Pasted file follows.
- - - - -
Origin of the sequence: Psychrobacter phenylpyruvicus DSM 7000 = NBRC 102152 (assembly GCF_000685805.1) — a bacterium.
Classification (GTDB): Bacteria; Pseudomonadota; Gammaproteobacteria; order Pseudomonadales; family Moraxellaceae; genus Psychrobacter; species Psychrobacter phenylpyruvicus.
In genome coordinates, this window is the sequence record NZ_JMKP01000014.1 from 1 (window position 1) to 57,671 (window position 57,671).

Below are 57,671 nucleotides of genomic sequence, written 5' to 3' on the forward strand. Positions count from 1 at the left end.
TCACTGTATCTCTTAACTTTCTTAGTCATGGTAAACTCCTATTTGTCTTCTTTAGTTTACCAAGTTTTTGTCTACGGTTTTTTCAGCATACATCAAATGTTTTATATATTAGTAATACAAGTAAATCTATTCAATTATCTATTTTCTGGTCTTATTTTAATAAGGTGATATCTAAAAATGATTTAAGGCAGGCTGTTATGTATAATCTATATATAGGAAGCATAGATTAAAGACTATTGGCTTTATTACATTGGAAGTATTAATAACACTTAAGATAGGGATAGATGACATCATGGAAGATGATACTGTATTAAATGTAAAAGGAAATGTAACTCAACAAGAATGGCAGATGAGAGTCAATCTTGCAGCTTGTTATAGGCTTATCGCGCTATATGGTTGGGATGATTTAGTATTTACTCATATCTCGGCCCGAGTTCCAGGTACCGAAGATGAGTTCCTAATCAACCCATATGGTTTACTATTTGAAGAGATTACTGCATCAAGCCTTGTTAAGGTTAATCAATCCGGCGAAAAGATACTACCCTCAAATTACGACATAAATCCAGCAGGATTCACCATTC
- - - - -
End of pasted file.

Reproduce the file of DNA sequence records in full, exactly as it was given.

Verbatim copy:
Origin of the sequence: Psychrobacter phenylpyruvicus DSM 7000 = NBRC 102152 (assembly GCF_000685805.1) — a bacterium.
Classification (GTDB): Bacteria; Pseudomonadota; Gammaproteobacteria; order Pseudomonadales; family Moraxellaceae; genus Psychrobacter; species Psychrobacter phenylpyruvicus.
In genome coordinates, this window is the sequence record NZ_JMKP01000014.1 from 1 (window position 1) to 57,671 (window position 57,671).

Below are 57,671 nucleotides of genomic sequence, written 5' to 3' on the forward strand. Positions count from 1 at the left end.
TCACTGTATCTCTTAACTTTCTTAGTCATGGTAAACTCCTATTTGTCTTCTTTAGTTTACCAAGTTTTTGTCTACGGTTTTTTCAGCATACATCAAATGTTTTATATATTAGTAATACAAGTAAATCTATTCAATTATCTATTTTCTGGTCTTATTTTAATAAGGTGATATCTAAAAATGATTTAAGGCAGGCTGTTATGTATAATCTATATATAGGAAGCATAGATTAAAGACTATTGGCTTTATTACATTGGAAGTATTAATAACACTTAAGATAGGGATAGATGACATCATGGAAGATGATACTGTATTAAATGTAAAAGGAAATGTAACTCAACAAGAATGGCAGATGAGAGTCAATCTTGCAGCTTGTTATAGGCTTATCGCGCTATATGGTTGGGATGATTTAGTATTTACTCATATCTCGGCCCGAGTTCCAGGTACCGAAGATGAGTTCCTAATCAACCCATATGGTTTACTATTTGAAGAGATTACTGCATCAAGCCTTGTTAAGGTTAATCAATCCGGCGAAAAGATACTACCCTCAAATTACGACATAAATCCAGCAGGATTCACCATTC